Don’t go into that smart car wash, you might get trapped inside

Smart car wash systems may not yet be a thing, but they’ve been around for a while. Using nothing but water jets, wax and powerful fans, they can clean your vehicle without physically touching it. However, they can also pose a threat to your life, as demonstrated by two researchers speaking at Black Hat, in Vegas.

Presenting their findings at the 2017 edition of the computer security conference hosted annually in Las Vegas, Nevada, researchers Billy Rios and Jonathan Butts demonstrated what they believe to be “the first exploit of a connected device that causes the device to physically attack someone.”

They showed how internet-connected PDQ car washes can be compromised from afar, allowing an attacker to close the bay doors, trap the car along with its owner inside, and carry out subsequent actions with malicious intent.

The hacker can run a script to cause the trapped person actual physical harm, such as control the water-spewing robotic arm to keep the occupant from exiting the vehicle. In one application, the robotic arm can even be used to hit the vehicle, in what calls to mind a scene from the famous 2001: A Space Odyssey.

Rios and Butts filmed the proof-of-concept with a mobile phone. However, the car wash owners – who nonetheless willingly permitted the hack to be conducted for research purposes in one of their establishments – would not allow the video to be run at Black Hat 2017.

A brushless system, PDQ car washes are automatically operated through Windows Compact Edition (or Windows Embedded Compact), a special version of Windows created by Microsoft more than two decades ago. Microsoft licensed the software to original equipment manufacturers (OEMs) to modify and create their own experience based on what they want to control. In the case of PDQ car was systems, the software is used to control a robotic arm, water sprays, hot air vents and the bay doors.

Microsoft no longer supports Windows CE with updates. Moreover, PDQ systems require a simple username & password combo to be accessed online. If left unchanged, the default password is easily guessed, according to the researchers.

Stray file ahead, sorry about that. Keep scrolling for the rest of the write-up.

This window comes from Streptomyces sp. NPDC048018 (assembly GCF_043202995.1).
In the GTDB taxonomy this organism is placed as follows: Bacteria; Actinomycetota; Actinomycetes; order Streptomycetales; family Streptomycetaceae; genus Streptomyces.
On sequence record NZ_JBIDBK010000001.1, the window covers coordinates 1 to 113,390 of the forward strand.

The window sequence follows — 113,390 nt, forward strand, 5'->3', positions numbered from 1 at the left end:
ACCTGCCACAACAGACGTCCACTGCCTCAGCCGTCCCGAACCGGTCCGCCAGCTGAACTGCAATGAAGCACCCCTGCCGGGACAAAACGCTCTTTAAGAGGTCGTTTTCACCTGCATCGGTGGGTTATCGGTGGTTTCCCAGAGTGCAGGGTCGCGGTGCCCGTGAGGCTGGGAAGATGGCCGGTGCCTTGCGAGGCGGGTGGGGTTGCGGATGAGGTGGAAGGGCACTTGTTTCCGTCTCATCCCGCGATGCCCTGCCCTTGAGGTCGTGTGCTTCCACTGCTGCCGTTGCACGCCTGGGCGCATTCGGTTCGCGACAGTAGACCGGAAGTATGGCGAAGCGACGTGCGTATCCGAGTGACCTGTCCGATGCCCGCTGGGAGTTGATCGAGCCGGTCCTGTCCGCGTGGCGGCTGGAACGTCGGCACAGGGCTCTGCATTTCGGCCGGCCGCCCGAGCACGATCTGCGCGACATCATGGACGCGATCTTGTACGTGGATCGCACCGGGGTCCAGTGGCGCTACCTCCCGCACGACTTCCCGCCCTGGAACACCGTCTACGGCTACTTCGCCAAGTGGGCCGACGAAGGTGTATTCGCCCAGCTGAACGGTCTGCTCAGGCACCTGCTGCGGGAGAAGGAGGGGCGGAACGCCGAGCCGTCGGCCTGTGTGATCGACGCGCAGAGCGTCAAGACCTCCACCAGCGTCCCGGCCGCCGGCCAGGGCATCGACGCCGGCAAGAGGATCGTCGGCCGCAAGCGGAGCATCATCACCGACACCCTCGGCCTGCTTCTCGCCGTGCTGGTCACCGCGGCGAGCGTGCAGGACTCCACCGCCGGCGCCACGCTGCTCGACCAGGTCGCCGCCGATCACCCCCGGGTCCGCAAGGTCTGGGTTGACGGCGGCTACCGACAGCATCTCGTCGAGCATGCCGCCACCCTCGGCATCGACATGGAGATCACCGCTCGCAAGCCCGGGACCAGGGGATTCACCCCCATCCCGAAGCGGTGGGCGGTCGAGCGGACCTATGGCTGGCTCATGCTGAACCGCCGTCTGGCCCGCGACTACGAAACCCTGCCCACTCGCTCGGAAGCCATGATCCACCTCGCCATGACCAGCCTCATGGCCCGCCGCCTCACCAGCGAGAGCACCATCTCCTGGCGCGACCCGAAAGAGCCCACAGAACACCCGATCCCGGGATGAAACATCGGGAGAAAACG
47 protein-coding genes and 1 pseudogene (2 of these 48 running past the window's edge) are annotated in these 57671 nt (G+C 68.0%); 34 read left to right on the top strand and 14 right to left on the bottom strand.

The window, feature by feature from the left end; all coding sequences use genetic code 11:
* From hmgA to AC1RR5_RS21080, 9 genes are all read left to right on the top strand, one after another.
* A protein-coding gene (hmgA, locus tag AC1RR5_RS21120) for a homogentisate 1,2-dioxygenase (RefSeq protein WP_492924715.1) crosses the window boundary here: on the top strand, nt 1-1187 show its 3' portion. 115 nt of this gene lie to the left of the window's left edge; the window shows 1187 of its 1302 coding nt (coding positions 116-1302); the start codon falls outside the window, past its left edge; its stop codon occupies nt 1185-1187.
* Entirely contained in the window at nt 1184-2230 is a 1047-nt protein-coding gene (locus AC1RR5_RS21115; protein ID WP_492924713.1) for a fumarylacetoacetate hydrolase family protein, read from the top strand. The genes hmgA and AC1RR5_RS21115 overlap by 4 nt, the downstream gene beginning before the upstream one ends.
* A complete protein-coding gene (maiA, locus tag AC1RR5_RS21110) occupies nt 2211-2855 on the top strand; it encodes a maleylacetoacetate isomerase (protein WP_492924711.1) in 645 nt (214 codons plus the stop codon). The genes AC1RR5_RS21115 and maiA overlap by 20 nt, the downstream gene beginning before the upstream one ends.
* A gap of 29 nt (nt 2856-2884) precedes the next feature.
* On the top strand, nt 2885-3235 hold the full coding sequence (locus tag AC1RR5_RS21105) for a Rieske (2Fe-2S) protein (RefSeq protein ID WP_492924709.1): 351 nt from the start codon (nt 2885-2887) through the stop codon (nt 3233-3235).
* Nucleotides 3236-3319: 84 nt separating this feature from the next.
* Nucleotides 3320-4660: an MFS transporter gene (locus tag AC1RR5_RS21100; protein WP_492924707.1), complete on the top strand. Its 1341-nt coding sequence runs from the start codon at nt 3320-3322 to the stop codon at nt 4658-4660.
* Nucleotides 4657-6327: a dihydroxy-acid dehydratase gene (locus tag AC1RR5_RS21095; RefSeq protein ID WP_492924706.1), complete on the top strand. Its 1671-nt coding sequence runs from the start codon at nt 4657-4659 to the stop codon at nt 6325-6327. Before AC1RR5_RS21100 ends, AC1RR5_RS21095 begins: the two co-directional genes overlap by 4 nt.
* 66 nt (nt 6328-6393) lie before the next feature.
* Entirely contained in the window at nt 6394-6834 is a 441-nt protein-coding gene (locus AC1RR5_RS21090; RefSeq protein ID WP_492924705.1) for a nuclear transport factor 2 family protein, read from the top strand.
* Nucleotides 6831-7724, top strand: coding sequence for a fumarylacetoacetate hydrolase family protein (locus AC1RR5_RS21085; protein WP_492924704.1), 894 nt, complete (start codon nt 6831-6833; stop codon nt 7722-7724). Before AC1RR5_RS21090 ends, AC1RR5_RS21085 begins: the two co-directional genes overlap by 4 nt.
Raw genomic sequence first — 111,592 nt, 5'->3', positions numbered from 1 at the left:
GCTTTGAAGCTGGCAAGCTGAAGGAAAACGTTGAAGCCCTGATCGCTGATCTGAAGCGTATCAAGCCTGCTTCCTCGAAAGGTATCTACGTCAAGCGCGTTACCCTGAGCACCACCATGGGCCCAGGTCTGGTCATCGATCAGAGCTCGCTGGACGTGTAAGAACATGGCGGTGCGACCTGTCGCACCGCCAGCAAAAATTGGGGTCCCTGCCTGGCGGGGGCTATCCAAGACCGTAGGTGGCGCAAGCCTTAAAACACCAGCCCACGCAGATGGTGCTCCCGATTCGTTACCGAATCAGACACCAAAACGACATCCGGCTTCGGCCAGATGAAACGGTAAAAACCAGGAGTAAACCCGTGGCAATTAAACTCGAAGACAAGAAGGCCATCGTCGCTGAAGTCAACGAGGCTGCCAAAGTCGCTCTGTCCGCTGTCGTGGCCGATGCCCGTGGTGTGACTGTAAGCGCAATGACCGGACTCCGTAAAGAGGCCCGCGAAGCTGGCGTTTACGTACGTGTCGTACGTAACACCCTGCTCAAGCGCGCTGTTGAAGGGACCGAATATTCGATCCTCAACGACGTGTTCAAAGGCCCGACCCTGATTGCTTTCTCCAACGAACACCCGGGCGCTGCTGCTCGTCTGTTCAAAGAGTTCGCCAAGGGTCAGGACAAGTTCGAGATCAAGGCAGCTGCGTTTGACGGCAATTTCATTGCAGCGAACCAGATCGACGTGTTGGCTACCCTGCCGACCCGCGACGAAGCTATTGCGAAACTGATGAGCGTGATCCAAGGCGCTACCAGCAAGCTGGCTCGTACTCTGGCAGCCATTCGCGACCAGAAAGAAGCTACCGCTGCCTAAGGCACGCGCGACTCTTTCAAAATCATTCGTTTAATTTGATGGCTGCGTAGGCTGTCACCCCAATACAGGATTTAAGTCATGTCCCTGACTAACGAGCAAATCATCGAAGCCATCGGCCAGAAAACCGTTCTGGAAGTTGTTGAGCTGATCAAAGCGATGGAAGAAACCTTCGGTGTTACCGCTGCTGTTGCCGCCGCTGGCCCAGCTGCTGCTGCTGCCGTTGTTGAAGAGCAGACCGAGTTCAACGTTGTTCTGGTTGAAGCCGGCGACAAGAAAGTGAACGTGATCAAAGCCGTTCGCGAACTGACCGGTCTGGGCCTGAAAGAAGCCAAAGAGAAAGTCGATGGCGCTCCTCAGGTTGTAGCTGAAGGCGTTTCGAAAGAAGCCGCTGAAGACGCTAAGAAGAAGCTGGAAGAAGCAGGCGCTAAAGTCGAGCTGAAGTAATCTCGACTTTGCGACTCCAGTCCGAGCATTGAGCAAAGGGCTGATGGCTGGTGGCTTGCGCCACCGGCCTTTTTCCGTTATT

“We believe this to be the first exploit of a connected device that causes the device to physically attack someone,” Rios said in an interview with Motherboard.

“If you’re relying purely on software safety, it’s not going to work if there’s an exploit in play,” the researcher added. “The only thing that’s going to work [in this scenario] is hardware safety mechanisms.”

The two researchers have been exposing critical security flaws in IoT systems for several years now. One such vulnerability involved hospital drug pumps, which could be exploited to administer an overdose to a patient. The duo also uncovered a flaw in pacemakers that potentially permitted ransomware attacks to be carried out, as well as vulnerabilities in airport x-ray machines (causing them to fail to detect weapons), and in building appliances like alarm systems, electronic door locks, lights, elevators, even video surveillance cameras.

Security experts agree that IoT vendors have a moral obligation to refrain from rushing devices to market solely to beat competition, and instead ensure their products are tested for security issues before leaving the factory. Smart devices also need to be fitted with a way to receive automatic firmware updates if manufacturers are to ensure their safety in the wake of a newly discovered flaw.

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